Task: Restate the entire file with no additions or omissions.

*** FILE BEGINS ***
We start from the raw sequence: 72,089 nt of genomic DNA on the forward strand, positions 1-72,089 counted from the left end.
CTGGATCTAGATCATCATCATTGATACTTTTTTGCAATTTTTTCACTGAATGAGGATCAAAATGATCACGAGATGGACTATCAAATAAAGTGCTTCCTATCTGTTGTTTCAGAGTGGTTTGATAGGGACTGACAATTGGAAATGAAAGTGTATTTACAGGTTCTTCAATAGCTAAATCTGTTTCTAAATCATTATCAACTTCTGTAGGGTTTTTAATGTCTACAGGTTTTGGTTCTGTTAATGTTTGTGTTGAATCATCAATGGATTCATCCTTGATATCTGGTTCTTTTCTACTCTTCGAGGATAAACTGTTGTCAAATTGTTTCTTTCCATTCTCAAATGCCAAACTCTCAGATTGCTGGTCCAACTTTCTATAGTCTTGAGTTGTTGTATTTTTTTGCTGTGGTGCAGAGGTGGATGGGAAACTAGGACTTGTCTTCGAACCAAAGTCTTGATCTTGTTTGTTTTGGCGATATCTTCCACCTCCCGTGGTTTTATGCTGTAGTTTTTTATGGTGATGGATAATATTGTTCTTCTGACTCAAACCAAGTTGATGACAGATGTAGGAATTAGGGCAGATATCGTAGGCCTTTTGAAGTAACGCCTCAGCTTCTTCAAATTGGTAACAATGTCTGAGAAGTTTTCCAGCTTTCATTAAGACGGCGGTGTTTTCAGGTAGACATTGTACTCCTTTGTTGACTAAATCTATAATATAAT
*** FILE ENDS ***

We start from the raw sequence: 72,089 nt of genomic DNA on the forward strand, positions 1-72,089 counted from the left end.
CTGGATCTAGATCATCATCATTGATACTTTTTTGCAATTTTTTCACTGAATGAGGATCAAAATGATCACGAGATGGACTATCAAATAAAGTGCTTCCTATCTGTTGTTTCAGAGTGGTTTGATAGGGACTGACAATTGGAAATGAAAGTGTATTTACAGGTTCTTCAATAGCTAAATCTGTTTCTAAATCATTATCAACTTCTGTAGGGTTTTTAATGTCTACAGGTTTTGGTTCTGTTAATGTTTGTGTTGAATCATCAATGGATTCATCCTTGATATCTGGTTCTTTTCTACTCTTCGAGGATAAACTGTTGTCAAATTGTTTCTTTCCATTCTCAAATGCCAAACTCTCAGATTGCTGGTCCAACTTTCTATAGTCTTGAGTTGTTGTATTTTTTTGCTGTGGTGCAGAGGTGGATGGGAAACTAGGACTTGTCTTCGAACCAAAGTCTTGATCTTGTTTGTTTTGGCGATATCTTCCACCTCCCGTGGTTTTATGCTGTAGTTTTTTATGGTGATGGATAATATTGTTCTTCTGACTCAAACCAAGTTGATGACAGATGTAGGAATTAGGGCAGATATCGTAGGCCTTTTGAAGTAACGCCTCAGCTTCTTCAAATTGGTAACAATGTCTGAGAAGTTTTCCAGCTTTCATTAAGACGGCGGTGTTTTCAGGTAGACATTGTACTCCTTTGTTGACTAAATCTATAATATAAT